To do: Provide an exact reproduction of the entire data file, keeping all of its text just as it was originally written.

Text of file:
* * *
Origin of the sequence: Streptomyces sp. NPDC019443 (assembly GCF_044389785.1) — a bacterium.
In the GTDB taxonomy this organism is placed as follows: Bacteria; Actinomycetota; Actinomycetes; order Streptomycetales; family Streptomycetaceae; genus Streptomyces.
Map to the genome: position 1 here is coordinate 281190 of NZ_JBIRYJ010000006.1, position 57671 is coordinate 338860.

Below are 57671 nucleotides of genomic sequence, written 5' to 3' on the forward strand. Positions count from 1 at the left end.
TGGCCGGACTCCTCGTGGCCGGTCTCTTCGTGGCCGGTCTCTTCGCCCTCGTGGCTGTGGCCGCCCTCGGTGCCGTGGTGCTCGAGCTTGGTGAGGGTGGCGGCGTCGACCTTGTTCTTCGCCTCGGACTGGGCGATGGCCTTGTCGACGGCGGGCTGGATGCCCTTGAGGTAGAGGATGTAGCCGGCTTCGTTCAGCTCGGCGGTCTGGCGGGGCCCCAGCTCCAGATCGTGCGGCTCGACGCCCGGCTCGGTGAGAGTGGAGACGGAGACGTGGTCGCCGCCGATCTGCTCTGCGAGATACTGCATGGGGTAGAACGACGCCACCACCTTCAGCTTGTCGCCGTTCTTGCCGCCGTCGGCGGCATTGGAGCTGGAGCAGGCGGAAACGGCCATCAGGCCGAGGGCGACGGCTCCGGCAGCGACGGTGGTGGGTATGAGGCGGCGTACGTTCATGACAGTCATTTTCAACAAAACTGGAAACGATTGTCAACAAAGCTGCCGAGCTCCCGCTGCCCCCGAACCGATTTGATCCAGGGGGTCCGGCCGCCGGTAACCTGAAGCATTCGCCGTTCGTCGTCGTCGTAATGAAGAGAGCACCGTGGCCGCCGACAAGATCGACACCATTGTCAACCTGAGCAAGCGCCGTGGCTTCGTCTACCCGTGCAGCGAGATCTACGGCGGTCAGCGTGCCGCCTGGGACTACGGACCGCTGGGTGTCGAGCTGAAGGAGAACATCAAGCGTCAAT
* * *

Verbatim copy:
Origin of the sequence: Streptomyces sp. NPDC019443 (assembly GCF_044389785.1) — a bacterium.
In the GTDB taxonomy this organism is placed as follows: Bacteria; Actinomycetota; Actinomycetes; order Streptomycetales; family Streptomycetaceae; genus Streptomyces.
Map to the genome: position 1 here is coordinate 281190 of NZ_JBIRYJ010000006.1, position 57671 is coordinate 338860.

Below are 57671 nucleotides of genomic sequence, written 5' to 3' on the forward strand. Positions count from 1 at the left end.
TGGCCGGACTCCTCGTGGCCGGTCTCTTCGTGGCCGGTCTCTTCGCCCTCGTGGCTGTGGCCGCCCTCGGTGCCGTGGTGCTCGAGCTTGGTGAGGGTGGCGGCGTCGACCTTGTTCTTCGCCTCGGACTGGGCGATGGCCTTGTCGACGGCGGGCTGGATGCCCTTGAGGTAGAGGATGTAGCCGGCTTCGTTCAGCTCGGCGGTCTGGCGGGGCCCCAGCTCCAGATCGTGCGGCTCGACGCCCGGCTCGGTGAGAGTGGAGACGGAGACGTGGTCGCCGCCGATCTGCTCTGCGAGATACTGCATGGGGTAGAACGACGCCACCACCTTCAGCTTGTCGCCGTTCTTGCCGCCGTCGGCGGCATTGGAGCTGGAGCAGGCGGAAACGGCCATCAGGCCGAGGGCGACGGCTCCGGCAGCGACGGTGGTGGGTATGAGGCGGCGTACGTTCATGACAGTCATTTTCAACAAAACTGGAAACGATTGTCAACAAAGCTGCCGAGCTCCCGCTGCCCCCGAACCGATTTGATCCAGGGGGTCCGGCCGCCGGTAACCTGAAGCATTCGCCGTTCGTCGTCGTCGTAATGAAGAGAGCACCGTGGCCGCCGACAAGATCGACACCATTGTCAACCTGAGCAAGCGCCGTGGCTTCGTCTACCCGTGCAGCGAGATCTACGGCGGTCAGCGTGCCGCCTGGGACTACGGACCGCTGGGTGTCGAGCTGAAGGAGAACATCAAGCGTCAAT